Foreign Capital in India

The capital from the foreign sources can be broadly classified under three broad categories:

  • Concessional Assistance
  • Non Concessional Assistance
  • Foreign Investments (FDI, Portfolio Investments, Non Resident Deposits)

Concessional assistance

The concessional assistance comprises loans and grants that are obtained at the rate of interest which is lower than the international market rate. Such assistance is provided to meet some crisis, generally has long maturity period and are provided by multilateral bodies like IMF and World Bank.

Non-concessional assistance

The non-concessional assistance mainly consists of External Commercial Borrowings are obtained on the market rate. 

Foreign investment

While the Foreign assistance (both concessional and non concessional) have the aim on developmental and social goals, the foreign investment is categorically aimed to maximize the shareholders wealth.  The Indian government differentiates cross-border capital inflows into various categories like foreign direct investment (FDI), foreign institutional investment (FII), non-resident Indian (NRI) and person of Indian origin (PIO) investment.

Foreign Direct Investment (FDI)

It refers to the net inflows of investment from a foreign player to acquire a lasting management interest in an enterprise operating in a country. Foreign direct investment targets a specific enterprise, with the aim of escalating its capacity/productivity or altering its management control.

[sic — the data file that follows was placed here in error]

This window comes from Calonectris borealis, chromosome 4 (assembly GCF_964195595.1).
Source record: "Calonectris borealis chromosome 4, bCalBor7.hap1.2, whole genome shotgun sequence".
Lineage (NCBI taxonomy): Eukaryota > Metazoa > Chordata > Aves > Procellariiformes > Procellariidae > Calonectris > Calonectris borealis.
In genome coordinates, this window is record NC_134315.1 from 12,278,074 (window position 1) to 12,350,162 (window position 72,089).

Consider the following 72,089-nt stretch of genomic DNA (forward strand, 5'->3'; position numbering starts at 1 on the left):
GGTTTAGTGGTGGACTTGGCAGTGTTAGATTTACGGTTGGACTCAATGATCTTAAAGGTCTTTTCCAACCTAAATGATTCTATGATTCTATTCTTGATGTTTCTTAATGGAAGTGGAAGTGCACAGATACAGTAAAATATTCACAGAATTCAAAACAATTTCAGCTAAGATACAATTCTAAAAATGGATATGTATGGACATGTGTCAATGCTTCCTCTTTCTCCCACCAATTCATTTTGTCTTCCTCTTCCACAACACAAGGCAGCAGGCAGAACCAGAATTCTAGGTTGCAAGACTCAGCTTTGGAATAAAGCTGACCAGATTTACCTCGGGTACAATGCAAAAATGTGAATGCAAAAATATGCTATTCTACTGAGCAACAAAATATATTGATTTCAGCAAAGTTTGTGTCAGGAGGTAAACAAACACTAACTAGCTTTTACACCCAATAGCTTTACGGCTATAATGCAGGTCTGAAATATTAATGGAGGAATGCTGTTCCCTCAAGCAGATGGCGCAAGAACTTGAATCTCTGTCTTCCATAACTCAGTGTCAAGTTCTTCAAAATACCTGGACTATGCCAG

Investment by Non Resident Indian and Overseas Corporate Bodies

NRIs and OCBs are eligible to bring investment through the automatic route of RBI. All other proposals, which do not fulfill any or, all of the criteria for automatic approval are considered by the Government through the Foreign Investment Promotion Board (FIPB).

Foreign Institutional Investment (FII)

The term refers to the outside companies/institutions investing in the financial (share) markets of India. Unlike individuals and citizens in India who can invest in financial market, only foreign institutions (not individuals) can invest in Indian financial markets. However recently some Qualified Foreign Investors (QFIs) are allowed to directly invest in Indian equity market.

The mechanisms through which foreign investors can invest abroad

There are specialized financial medium through the foreign investors invest abroad. The most common are: 

Depository Receipts

Depository Receipt is a medium through which an investor could invest in the foreign companies through their regular equity trading account from the local stock exchange. Depository Receipts also allow the investors to trade stocks without undergoing cross currency transaction. A Depository Receipt is a physical certificate which allows the investors to hold shares in equity of the foreign countries. A Depositary Receipt (DR) is a type of financial security that is traded on a local stock exchange but represents a security generally in the form of equity issued by a foreign company.